The wetlands have been open since October 20, 2017, and excluding the marshes, the area is a colossal 211-hectare site on its own. It has a 13-mile footpath, for those wishing to wander around, taking in its beauty.
The site includes 10 reservoirs, a huge cycle track that seems to go on forever, and eight, large as life, islands dotted throughout the site.
From the Coppermill Lane entrance, you have the absolute pleasure of looking over beautifully graceful swans and excessively loud geese, gliding effortlessly down its gorgeous, flowing stream. The Coppermill Tower near the Lane will soon open its doors too, offering a calendar full of a variety of activities as well as seasonal events, which have already been planned in advance.
The London Wildlife Trust plans to offer a variety of Interactive learning programmes and school engagement with the hopeful aim that this will influence the next generation to look after the site in years to come.
The stream itself looks over three colossal, hand-dug reservoirs, with various smaller lakes breaking away from the main stream. The stream itself is home to lily-pads, tadpoles and a variety of wildflowers, that all float at the surface.
On Ferry Lane, opposite the main entrance to the wetlands, is a building dating back to, what only one can assume to be the 1800s. This building is home to the steam-driven pump engine, and is now also available to hire out for exhibition space too.
For 25-year-old Jay Collins, Walthamstow and Hackney marshes are somewhat of a nostalgia to him. “I used to be brought here with my mum, dad, nan and grandad and a mate would always tag along. We’d play football in the open spaces, and catch tadpoles in little stream things. I remember catching some kind of newt or something. All I know it was huge!” Speaking about the marshes automatically brings a smile to his face.
“As a kid, I just thought everything that was closed off was something to do with the water works, but now it makes a bit more sense that these sites were basically reserved for people who were into fishing or could afford to do it,” he tells Artefact.
“I’m glad that they’ve opened up the wetlands though and I think it’s time to actually make the time to go back down there. I work on building sites, so being around nature might just relax me a bit,” he laughs.
Although, not everyone is impressed with the opening of the wetlands. 43-year old Lorna Fage, explains that it is only those who have recently moved to the area, who are immensely impressed with the wetlands opening up. “I’ve lived in the area all my life, so to me, the wetlands opening up is nothing special. As youngsters, we never complained that we didn’t have access to them, we had the marshes and Springfield park. That was good enough for us.”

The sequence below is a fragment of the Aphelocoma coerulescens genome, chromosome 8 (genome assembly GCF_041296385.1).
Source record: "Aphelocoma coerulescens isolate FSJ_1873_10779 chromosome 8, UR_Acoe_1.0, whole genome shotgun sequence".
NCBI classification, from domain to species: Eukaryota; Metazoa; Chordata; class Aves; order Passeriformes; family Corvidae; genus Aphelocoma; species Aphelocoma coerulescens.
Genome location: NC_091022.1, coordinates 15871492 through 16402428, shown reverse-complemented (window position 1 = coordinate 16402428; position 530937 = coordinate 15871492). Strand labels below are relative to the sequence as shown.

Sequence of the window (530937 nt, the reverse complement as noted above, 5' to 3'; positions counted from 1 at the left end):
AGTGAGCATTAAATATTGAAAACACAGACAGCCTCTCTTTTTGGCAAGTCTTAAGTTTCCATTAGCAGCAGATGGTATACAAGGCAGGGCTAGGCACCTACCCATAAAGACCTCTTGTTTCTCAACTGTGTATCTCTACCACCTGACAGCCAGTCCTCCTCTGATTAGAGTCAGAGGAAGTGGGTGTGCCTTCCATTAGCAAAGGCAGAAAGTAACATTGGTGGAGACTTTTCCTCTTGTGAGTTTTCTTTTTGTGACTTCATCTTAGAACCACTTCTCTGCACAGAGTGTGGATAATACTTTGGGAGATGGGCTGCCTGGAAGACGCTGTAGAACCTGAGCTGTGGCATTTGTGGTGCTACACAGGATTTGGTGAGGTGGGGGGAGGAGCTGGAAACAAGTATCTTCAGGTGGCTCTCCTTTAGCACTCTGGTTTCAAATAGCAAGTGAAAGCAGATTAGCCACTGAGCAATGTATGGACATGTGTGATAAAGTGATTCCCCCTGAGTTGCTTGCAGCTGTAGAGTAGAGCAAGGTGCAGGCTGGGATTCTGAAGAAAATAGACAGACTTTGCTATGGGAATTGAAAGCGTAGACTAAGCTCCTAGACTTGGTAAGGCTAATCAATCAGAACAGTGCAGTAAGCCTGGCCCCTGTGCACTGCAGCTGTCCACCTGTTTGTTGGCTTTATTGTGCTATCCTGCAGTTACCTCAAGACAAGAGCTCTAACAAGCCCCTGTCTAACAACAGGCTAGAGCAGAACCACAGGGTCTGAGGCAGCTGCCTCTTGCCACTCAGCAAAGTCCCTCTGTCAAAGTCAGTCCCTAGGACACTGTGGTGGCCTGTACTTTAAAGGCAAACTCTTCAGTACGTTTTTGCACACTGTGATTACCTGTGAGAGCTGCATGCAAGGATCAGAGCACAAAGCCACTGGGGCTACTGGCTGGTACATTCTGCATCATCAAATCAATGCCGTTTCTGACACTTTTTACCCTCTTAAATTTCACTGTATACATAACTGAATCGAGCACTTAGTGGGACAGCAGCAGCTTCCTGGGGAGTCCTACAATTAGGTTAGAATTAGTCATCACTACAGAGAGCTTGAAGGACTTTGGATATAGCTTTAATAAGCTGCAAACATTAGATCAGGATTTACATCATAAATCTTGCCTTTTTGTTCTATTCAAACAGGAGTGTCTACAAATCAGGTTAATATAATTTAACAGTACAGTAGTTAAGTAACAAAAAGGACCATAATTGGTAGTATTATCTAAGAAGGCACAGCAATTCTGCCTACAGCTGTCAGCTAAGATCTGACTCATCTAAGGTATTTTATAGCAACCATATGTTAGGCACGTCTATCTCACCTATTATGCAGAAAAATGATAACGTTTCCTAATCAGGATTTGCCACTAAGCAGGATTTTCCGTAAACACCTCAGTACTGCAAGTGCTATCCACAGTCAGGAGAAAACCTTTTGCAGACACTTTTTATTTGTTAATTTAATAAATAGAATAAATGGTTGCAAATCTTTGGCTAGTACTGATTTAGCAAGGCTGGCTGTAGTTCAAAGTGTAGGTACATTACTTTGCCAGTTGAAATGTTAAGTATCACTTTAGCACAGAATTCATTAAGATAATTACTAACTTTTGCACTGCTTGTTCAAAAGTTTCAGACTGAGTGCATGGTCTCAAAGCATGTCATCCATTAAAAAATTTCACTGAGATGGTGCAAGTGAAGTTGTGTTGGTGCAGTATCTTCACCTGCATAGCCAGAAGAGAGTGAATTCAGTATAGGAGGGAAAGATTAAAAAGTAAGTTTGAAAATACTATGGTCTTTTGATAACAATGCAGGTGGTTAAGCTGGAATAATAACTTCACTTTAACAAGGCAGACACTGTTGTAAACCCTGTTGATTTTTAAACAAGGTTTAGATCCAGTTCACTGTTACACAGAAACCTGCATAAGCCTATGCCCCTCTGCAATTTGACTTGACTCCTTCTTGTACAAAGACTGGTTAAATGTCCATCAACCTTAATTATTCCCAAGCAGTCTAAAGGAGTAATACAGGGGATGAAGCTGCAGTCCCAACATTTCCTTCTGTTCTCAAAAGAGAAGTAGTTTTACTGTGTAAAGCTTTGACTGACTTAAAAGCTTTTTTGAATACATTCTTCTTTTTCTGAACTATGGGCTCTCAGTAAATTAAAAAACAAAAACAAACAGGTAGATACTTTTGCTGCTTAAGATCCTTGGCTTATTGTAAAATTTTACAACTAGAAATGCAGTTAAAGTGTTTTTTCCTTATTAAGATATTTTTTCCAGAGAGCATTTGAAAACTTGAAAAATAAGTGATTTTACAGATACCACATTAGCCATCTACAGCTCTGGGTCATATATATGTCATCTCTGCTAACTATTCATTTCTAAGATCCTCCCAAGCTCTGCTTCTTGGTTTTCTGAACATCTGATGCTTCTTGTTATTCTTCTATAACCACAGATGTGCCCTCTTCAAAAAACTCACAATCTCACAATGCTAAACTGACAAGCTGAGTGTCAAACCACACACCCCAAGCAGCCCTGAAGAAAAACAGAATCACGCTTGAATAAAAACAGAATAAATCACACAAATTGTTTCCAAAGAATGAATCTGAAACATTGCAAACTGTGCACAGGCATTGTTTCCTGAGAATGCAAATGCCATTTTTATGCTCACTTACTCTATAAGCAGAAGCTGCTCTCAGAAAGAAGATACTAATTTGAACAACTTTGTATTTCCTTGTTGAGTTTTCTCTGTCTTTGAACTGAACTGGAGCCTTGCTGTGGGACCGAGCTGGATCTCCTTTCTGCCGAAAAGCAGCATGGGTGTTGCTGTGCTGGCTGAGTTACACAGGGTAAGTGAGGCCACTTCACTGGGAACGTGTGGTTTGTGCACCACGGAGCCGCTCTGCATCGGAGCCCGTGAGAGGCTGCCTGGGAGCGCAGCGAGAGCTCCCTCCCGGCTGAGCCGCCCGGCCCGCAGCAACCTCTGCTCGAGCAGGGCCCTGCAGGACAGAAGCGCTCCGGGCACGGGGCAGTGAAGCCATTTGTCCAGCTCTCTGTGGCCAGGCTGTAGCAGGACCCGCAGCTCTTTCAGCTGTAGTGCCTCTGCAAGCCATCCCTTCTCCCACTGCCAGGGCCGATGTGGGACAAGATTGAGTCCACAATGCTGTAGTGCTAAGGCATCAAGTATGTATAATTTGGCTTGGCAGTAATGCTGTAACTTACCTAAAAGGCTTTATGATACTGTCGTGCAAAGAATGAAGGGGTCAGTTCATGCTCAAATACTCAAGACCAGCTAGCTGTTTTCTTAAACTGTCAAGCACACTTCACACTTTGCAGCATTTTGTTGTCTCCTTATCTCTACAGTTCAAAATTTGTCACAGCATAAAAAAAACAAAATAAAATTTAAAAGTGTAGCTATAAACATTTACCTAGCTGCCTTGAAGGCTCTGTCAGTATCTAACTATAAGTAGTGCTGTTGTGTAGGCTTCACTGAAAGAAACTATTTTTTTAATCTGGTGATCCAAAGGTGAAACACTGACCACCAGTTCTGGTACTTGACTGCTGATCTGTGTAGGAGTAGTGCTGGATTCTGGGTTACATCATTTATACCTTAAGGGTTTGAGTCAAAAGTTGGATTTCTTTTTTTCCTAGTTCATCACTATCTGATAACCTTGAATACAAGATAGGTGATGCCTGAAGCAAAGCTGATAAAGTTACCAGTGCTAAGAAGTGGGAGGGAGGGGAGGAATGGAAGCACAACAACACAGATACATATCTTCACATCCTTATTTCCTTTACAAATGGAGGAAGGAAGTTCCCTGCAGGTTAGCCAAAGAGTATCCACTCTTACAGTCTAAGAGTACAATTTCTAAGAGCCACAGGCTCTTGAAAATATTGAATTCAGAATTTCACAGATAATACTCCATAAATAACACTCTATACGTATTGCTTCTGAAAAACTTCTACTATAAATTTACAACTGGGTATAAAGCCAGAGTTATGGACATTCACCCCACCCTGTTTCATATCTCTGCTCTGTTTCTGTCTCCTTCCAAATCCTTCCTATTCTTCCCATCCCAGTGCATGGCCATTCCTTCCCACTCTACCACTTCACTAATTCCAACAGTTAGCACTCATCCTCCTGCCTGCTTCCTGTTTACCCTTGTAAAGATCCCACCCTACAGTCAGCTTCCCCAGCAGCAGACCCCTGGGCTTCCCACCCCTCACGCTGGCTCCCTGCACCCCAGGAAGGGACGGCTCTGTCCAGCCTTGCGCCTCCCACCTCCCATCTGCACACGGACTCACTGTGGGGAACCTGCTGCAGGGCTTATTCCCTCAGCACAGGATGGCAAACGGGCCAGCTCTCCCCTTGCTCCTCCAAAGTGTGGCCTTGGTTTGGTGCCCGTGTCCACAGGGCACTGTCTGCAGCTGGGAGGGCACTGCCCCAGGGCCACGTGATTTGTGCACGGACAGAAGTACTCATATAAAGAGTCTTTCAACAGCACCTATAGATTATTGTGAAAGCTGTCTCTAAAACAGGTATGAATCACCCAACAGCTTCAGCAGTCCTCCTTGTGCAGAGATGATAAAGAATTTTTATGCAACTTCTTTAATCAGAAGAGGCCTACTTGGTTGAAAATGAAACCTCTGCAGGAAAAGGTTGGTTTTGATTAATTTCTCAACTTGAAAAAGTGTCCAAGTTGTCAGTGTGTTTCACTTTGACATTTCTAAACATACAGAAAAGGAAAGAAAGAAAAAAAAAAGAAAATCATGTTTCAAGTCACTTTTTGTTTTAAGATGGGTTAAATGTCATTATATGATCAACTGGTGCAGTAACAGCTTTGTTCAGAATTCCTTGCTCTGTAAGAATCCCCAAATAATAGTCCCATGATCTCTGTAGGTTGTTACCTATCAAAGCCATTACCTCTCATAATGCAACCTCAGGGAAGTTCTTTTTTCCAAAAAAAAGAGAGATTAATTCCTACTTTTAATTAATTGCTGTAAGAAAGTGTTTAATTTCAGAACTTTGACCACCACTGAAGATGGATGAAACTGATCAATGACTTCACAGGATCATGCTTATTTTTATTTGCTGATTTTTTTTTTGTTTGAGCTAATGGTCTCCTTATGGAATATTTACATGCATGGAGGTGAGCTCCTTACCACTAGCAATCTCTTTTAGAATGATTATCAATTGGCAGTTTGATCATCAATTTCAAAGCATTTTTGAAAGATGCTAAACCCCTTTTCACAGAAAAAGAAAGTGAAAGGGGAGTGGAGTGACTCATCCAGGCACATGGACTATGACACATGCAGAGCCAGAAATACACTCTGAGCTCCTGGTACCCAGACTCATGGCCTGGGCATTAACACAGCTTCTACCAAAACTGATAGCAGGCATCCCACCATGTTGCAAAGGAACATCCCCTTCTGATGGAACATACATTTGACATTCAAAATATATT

“Of course, back then, we would simply just jump the fence if we wanted to because that is literally all there is separating the wetlands from the rest of the marshes. Even if they didn’t open the gates, it isn’t as though you can’t see the open space of the wetlands. If you’ve gone over to the marshes, you may as well have seen the wetlands too. There is no difference to me,” she explains.
“It’s all these young people and those now buying up the properties in the borough who are excited that they’ve opened. Maybe it’s because they never knew the marshes and wetlands were here, but to me and others that I know, it isn’t anything new, exciting or anything to bang on about.”
London already has a highly-regarded wetland reserve in south-west London, although a £30 family ticket is required before you can even visit the site, which has deterred many from visiting the iconic area.
Although this site offers an insane world of lakes, lagoons and miles upon miles worth of marshes, where over 180 different species of birds have been spotted by park rangers and bird watchers alike.
This site has even seen an unexploded Second World War bomb, which saw a bomb disposal team scurrying to the site to defuse the situation. It turned out the bomb wasn’t live and so had no possibility of exploding, thankfully.
The wetlands that have recently opened, asks for no charge at all, and is open from dawn till dusk, Monday through to Sunday. There is an extraordinarily small parking charge for those who intend to drive to the site, but there are several local tube and Overground stations including St James Street station, Blackhorse Road Station and Tottenham Hale Station. Of course, it doesn’t stop there. The marshes that are attached to the wetlands in Walthamstow are open 24/7, which means that the ability to appreciate natures beauty isn’t restricted at all.
With roughly 500,000 people living within a two-mile radius of these stunning nature reserve, and millions more individuals living just under an hour away, the excitement has been much anticipated for the most part.
With the recent opening, the wetlands have anticipated to bare witness to 250,000 human visitors within its first year of opening up to the public. With how tranquil, therapeutic and beautiful the wetlands are, can you really argue with the anticipated figures of how many individuals will visit them throughout the year?
For free, family friendly events taking place at the wetlands, visit walthamstowwetlands.com
All images by Charlotte (Chaz) Layton